Heading For A Cage Match On Local Control Of Teacher Salaries

Heading For A Cage Match On Local Control Of Teacher Salaries
A legal move by a state official to make local school district levy funds less fungible, and boost state control of teacher salary levels, underscores broader issues. These include how the state will assume greater fiscal responsibility for K-12 basic education, and what the added costs, if any, would be to taxpayers. Also at issue: whether increased spending actually boosts academic outcomes. Photo: woodleywonderworks

Washington State Superintendent of Public Instruction Randy Dorn has filed a lawsuit he hopes will spur the legislature to assume financial responsibility for basic education costs now drawn from local school district levies. Dorn’s suit in King County Superior Court seeks to prevent school districts from using supplemental program funds for teacher salary hikes.

The proceeding dovetails with the controversial McCleary ruling by the State Supreme Court. McCleary aims to give the state a larger role in funding K-12 education, and resolve unequal burdens on taxpayers in different school districts. Dorn has been vocal about McCleary. In June, he wrote in a brief to the State Supreme Court justices that they should consider closing all state K-12 public schools to enforce the ruling.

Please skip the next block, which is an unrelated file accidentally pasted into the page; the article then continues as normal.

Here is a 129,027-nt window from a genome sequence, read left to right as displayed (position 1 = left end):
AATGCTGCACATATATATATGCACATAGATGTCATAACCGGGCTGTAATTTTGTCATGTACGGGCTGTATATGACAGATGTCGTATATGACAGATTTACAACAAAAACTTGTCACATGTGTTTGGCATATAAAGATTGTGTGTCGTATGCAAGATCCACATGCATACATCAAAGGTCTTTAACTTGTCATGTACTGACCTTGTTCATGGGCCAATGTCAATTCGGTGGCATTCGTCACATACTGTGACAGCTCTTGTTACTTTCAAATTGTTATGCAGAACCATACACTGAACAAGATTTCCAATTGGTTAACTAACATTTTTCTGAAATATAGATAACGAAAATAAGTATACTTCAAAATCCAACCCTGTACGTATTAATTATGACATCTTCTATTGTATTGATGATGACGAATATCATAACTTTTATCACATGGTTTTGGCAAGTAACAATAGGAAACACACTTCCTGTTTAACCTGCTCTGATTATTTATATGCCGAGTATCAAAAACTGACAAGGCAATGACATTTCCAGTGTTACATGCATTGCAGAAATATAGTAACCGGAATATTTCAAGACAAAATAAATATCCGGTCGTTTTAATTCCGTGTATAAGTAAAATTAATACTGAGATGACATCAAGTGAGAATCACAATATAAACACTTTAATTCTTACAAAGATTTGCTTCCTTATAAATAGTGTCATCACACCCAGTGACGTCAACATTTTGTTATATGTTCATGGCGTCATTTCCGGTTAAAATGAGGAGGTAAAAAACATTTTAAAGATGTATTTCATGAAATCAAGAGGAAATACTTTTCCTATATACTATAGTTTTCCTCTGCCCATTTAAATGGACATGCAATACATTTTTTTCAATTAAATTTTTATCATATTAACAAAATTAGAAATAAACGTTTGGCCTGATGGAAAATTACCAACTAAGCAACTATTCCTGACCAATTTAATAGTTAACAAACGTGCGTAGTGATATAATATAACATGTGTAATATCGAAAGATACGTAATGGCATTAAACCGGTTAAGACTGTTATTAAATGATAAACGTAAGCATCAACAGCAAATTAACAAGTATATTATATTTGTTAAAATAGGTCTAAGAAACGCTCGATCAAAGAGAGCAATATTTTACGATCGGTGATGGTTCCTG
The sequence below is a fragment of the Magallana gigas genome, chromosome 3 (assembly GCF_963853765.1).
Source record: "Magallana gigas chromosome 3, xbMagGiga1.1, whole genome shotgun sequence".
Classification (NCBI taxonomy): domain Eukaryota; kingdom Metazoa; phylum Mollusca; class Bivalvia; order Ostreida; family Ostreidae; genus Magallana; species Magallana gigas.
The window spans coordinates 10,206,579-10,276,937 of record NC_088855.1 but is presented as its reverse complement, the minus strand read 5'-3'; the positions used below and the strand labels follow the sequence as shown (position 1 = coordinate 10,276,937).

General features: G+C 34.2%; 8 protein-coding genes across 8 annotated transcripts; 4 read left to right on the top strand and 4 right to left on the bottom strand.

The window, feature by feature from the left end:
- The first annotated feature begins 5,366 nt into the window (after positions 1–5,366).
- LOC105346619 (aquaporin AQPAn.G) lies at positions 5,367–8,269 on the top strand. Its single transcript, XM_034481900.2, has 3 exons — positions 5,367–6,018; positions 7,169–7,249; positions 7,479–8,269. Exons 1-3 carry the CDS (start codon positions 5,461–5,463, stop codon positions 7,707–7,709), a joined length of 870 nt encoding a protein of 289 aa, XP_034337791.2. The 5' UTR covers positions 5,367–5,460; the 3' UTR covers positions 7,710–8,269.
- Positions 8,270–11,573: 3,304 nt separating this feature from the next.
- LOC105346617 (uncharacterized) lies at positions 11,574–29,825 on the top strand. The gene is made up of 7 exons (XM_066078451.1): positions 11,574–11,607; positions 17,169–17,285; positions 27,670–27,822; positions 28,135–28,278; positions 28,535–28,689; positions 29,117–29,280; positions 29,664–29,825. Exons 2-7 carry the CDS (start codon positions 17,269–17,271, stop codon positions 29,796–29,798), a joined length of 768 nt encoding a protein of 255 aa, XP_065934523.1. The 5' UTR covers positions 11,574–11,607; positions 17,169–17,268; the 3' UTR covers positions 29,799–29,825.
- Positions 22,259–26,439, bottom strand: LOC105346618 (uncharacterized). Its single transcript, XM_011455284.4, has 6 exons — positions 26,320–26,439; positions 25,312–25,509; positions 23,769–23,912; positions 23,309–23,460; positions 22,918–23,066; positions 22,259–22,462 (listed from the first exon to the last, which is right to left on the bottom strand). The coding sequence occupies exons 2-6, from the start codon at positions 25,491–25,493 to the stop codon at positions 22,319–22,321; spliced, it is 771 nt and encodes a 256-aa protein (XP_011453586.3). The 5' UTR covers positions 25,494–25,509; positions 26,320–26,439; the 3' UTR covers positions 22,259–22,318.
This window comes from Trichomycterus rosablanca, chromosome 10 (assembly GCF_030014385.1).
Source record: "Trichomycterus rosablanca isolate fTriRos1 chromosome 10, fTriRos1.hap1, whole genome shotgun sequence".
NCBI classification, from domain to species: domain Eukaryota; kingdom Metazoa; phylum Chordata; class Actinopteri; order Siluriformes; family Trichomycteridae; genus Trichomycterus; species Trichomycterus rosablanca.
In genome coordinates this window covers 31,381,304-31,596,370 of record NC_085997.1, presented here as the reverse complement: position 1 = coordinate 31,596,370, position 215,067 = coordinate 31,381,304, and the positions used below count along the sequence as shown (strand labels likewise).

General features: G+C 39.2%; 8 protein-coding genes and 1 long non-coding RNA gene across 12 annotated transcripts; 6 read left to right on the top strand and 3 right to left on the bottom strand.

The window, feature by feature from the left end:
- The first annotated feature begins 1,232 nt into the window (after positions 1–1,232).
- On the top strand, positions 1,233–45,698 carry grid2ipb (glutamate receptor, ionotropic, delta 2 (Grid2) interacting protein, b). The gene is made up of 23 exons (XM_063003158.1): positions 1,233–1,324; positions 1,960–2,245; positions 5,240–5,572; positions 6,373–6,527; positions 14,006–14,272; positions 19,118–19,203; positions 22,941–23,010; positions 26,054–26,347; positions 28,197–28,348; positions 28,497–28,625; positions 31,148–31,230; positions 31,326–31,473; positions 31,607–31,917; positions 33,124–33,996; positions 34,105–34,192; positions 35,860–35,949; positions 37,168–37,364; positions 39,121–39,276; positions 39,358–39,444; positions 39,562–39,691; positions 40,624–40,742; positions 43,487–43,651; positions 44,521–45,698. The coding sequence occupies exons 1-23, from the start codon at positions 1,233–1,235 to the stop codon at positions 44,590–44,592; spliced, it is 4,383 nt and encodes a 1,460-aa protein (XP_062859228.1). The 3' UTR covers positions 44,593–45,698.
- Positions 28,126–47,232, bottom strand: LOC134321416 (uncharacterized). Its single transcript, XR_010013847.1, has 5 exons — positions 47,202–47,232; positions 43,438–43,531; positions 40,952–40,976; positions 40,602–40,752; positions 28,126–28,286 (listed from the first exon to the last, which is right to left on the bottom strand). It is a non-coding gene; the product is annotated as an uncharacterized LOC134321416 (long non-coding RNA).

Busy Landscape

His legal action adds to a Washington K-12 landscape already made complex by fiscal and policy concerns.

Contrary to the prevailing narrative, net new money may not be needed to meet the McCleary mandate. State lawmakers have been looking at capping local districts’ tax levy rates and shifting savings back to the state to redistribute more fairly. State cutbacks in other areas as the legislature crafts a new biennial budget next year, are another potential source of McCleary funds.